Monday, 3 May 2010

Featuring: Dark0



The focus on space and a stripped-down approach to beat building in the production of dubstep is something which has, in recent times, caused the relevant sections of many independent record stores to become saturated with the latest releases from anyone who has seen the now infamous 'UKF Dubstep Tutorial' video. However, rather than resulting in mass disillusionment this means that it is even more rewarding when you successfully unearth a new producer with genuine promise, drive and originality. And so we come to Dark0; HEDMUK caught up with him to find out more about his approach to the music he makes, what influences him and what he can see on the horizon.



HEDMUK: To start with, what's your name, how old are you and where do you hail from?

Dark0: My name's Davor Bokhari, I'm 19 and I'm from Neasden in North London: born and raised.

H: When did you start producing music?

D: Always used to fuck about with Fruity Loops from when I was about 17 but never really got the hang of it. I was on it solid one day last year and made a beat that was pretty solid (well, I thought it was at the time) and I sent it out to my mate Ross (aka. DJ Roskoe) here in Birmingham and got it played on radio. Producing kicked off properly for me at the beginning of this year.

H: Would you say you're from a musical background, and had you previously been making other types of music?

D: I wouldn't say so, no. I used to fuck about with a guitar when I was younger but never got great at it like all my mates! Still though, I find I can be more creative using software. I'm currently trying to pull funds together and play more shows around Birmingham (where I'm located at the moment), so I can splash out on maybe getting Logic and a sweet keyboard. I like to think I'm a musical person naturally though (laughs). At first I tried to make something funky, I was proper into my funky at the time but since then I've developed my own sort of style and drifted into that darker side.

H: What or who was it that introduced you to dubstep, particularly the darker, deeper and more melodic style you appear to favour in your own productions?

D: I remember listening to Benga's Essential Mix at the beginning of '08, I ain't a veteran or whatever like people want to claim to be and shit. I remember hearing Benga's 'Assumptions' remix on that and thinking "yeah, this is live". It was my brother who put it on a little memory stick for me to take upto my army college (which I boarded at); I rinsed that mix like a 100 times. After that I started doing my research and got hold of Vaccine's mix from 2007: that was the vibe I wanted to do but with more of a physical edge. Beautiful stuff. Just needed a tiny bit more of a punch to make it border to what I wanted to do.

H: You seem to bear your influences strongly, which artists in particular have affected your approach to your music?

D: Like before Vaccine's mixes which had a lot of Scuba and Gravious tunes. Other than that, everytime I go and see Youngsta live I just absorb that vibe. He's different. That whole darkness thing is the one. I try to incorporate elements of ambience with that darkness. I'm working on some new deep stuff at the moment and am looking to get a digital EP released over the summer. Try and push the name further; get people to enjoy my music.

H: Is there anything else, where you live for instance, which has particularly influenced your sound?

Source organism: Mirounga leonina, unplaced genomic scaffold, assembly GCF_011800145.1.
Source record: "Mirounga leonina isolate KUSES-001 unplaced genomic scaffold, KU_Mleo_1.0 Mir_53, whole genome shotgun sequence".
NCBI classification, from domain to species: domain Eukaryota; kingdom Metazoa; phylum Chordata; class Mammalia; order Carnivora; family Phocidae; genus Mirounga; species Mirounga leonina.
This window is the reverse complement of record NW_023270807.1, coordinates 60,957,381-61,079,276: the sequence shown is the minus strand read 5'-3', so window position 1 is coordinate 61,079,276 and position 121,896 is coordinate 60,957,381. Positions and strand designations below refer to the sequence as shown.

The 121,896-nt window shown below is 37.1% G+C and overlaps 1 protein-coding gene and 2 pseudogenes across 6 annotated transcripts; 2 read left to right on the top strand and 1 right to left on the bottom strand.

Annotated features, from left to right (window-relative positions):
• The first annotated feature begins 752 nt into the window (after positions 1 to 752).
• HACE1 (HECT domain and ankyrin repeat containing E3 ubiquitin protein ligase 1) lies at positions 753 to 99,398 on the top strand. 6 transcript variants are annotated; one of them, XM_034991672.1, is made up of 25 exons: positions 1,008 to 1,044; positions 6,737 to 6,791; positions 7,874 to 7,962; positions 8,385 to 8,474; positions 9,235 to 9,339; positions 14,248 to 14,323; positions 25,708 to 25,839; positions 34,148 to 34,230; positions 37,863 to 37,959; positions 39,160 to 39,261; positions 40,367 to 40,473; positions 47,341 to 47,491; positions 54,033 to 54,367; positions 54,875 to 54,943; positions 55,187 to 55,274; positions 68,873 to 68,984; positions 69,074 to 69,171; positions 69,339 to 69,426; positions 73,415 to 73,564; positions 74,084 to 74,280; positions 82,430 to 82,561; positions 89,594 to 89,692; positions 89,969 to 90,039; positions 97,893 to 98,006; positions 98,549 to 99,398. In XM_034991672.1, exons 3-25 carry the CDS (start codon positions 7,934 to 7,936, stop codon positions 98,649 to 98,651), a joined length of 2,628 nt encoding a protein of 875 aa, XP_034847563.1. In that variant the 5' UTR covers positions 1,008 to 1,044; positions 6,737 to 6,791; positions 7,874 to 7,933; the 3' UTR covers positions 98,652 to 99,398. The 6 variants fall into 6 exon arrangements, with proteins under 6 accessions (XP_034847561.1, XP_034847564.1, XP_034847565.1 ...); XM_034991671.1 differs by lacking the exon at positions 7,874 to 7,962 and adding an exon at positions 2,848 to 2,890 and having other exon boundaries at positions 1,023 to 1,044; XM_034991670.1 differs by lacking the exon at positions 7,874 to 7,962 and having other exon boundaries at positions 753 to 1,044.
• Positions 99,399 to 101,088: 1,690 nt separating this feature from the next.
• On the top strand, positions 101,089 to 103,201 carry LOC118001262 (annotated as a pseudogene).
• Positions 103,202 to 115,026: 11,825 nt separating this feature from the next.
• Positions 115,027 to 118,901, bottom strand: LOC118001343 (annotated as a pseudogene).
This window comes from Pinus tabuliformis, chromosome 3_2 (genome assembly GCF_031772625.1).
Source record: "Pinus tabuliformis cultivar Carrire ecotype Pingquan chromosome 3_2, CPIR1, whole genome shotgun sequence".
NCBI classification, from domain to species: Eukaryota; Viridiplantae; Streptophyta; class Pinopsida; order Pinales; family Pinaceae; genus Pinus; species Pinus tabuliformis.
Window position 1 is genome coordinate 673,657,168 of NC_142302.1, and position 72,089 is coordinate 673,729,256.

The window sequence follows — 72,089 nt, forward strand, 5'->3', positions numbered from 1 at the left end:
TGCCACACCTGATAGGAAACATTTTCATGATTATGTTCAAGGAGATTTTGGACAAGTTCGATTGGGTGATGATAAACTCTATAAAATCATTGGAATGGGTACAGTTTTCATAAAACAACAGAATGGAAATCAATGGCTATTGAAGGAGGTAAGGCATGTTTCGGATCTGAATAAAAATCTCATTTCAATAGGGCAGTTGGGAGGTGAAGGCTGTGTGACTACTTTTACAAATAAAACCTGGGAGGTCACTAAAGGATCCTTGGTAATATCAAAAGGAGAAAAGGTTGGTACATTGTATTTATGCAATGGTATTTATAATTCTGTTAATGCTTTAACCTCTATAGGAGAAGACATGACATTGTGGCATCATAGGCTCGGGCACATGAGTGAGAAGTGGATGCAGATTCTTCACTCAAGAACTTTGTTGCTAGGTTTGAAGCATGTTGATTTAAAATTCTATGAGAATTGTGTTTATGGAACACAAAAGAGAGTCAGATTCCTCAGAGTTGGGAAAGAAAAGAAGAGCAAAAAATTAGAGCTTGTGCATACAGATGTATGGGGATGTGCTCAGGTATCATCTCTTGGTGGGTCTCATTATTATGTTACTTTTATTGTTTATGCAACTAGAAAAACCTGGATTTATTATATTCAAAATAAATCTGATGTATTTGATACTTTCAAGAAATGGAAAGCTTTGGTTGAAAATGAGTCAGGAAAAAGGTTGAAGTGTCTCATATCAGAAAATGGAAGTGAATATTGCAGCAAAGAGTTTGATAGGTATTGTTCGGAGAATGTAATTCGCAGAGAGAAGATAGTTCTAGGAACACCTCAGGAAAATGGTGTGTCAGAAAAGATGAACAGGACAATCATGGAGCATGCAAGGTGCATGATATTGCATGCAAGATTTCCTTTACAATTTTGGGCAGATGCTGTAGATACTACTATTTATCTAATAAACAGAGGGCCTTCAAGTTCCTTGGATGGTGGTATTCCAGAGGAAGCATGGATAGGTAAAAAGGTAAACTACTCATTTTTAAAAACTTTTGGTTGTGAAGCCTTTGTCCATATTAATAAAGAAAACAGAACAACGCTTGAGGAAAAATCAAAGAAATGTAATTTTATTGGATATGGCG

D: Yeah for real, I used to check FWD>> religiously. Not any more though: its all fucked up. That place was like magic to me an my bredrins, just used to go there and stare at the DJ and watch them mix in awe. Used to go out of that place in a trance with all sorts of ideas. FWD>> was the one.

H: Which producers are currently interesting you or even inspiring you?

D: Have to go through my record bag for this one! I'd have to say Headhunter or Ramadanman at the moment. They are pushing some different sounds that I'm loving. Every set I play I rinse 'Humber' by Ramadanman. It's that minimal, euphoric tip that just blesses me in more than one sense of the word (laughs).


H: It's a question asked too often, but what is your view on the future of dubstep?

D: It can go many ways at the moment, I think. For me some people are deading it completely. I ain't gonna name drop, but most of it coming out on vinyl release and getting signed seems to be just a bunch of noise with a 140bpm beat behind it. The Autonomic boys are pushing that 'drumstep' (as I like to call it), 170bpm sound. I like that, it's sexy, but it ain't my thing. I'd like to see it re-route itself to where it was just pure; those old subby vibes that Loefah and Mala push: that's just banging.

H: Have you got anything coming up yourself (live dates, releases etc.) in the near future that you'd like to do some healthy plugging for?

D: Yeah I play about in Birmingham sometimes weekly in Rainbow. Nice little place. Good crowd that appreciates diverse types of dubstep. As for releases, I'm still in the process of mastering and finishing my EP, which I'll push in the summer. Getting a couple dubplates pressed too to get the full effect of my production. We'll see whatever gets offered my way too, I'm keen to play out. I enjoy it so much seeing people vibing in front of you to songs you've made/chosen to play: sick feeling. I've got a Facebook page and a Soundcloud too. Just looking to polish off my first year at Birmingham so I can concentrate on the music more.

H: Anything else you'd like to add?

D: Yeah just look out for me! I'll be about trust.



.Fukhed.

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